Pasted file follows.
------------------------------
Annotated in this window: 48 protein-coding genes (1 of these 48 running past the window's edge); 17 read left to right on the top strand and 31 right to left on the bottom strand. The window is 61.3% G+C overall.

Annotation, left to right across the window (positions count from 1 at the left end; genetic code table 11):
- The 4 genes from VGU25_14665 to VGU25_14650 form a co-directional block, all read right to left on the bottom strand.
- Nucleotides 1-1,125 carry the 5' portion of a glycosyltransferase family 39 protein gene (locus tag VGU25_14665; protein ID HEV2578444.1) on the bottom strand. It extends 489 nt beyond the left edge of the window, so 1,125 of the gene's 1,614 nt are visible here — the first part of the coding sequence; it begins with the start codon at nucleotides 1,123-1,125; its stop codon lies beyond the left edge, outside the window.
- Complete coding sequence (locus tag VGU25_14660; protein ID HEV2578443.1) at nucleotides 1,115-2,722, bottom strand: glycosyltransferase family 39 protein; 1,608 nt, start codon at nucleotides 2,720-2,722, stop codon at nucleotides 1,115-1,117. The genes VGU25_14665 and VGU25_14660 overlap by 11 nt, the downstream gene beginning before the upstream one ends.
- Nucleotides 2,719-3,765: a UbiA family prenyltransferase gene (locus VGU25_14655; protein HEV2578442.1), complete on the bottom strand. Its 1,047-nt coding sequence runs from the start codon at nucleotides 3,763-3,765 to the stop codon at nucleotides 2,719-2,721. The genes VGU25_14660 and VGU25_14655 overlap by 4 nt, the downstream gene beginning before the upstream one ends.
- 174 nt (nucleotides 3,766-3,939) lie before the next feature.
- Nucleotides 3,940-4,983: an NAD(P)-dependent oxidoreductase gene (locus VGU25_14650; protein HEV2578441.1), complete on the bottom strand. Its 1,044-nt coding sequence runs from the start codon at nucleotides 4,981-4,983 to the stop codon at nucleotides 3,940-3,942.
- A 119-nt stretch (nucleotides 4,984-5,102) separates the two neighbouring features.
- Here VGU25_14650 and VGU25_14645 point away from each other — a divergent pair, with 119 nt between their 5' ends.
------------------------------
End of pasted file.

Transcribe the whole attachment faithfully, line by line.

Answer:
Annotated in this window: 48 protein-coding genes (1 of these 48 running past the window's edge); 17 read left to right on the top strand and 31 right to left on the bottom strand. The window is 61.3% G+C overall.

Annotation, left to right across the window (positions count from 1 at the left end; genetic code table 11):
- The 4 genes from VGU25_14665 to VGU25_14650 form a co-directional block, all read right to left on the bottom strand.
- Nucleotides 1-1,125 carry the 5' portion of a glycosyltransferase family 39 protein gene (locus tag VGU25_14665; protein ID HEV2578444.1) on the bottom strand. It extends 489 nt beyond the left edge of the window, so 1,125 of the gene's 1,614 nt are visible here — the first part of the coding sequence; it begins with the start codon at nucleotides 1,123-1,125; its stop codon lies beyond the left edge, outside the window.
- Complete coding sequence (locus tag VGU25_14660; protein ID HEV2578443.1) at nucleotides 1,115-2,722, bottom strand: glycosyltransferase family 39 protein; 1,608 nt, start codon at nucleotides 2,720-2,722, stop codon at nucleotides 1,115-1,117. The genes VGU25_14665 and VGU25_14660 overlap by 11 nt, the downstream gene beginning before the upstream one ends.
- Nucleotides 2,719-3,765: a UbiA family prenyltransferase gene (locus VGU25_14655; protein HEV2578442.1), complete on the bottom strand. Its 1,047-nt coding sequence runs from the start codon at nucleotides 3,763-3,765 to the stop codon at nucleotides 2,719-2,721. The genes VGU25_14660 and VGU25_14655 overlap by 4 nt, the downstream gene beginning before the upstream one ends.
- 174 nt (nucleotides 3,766-3,939) lie before the next feature.
- Nucleotides 3,940-4,983: an NAD(P)-dependent oxidoreductase gene (locus VGU25_14650; protein HEV2578441.1), complete on the bottom strand. Its 1,044-nt coding sequence runs from the start codon at nucleotides 4,981-4,983 to the stop codon at nucleotides 3,940-3,942.
- A 119-nt stretch (nucleotides 4,984-5,102) separates the two neighbouring features.
- Here VGU25_14650 and VGU25_14645 point away from each other — a divergent pair, with 119 nt between their 5' ends.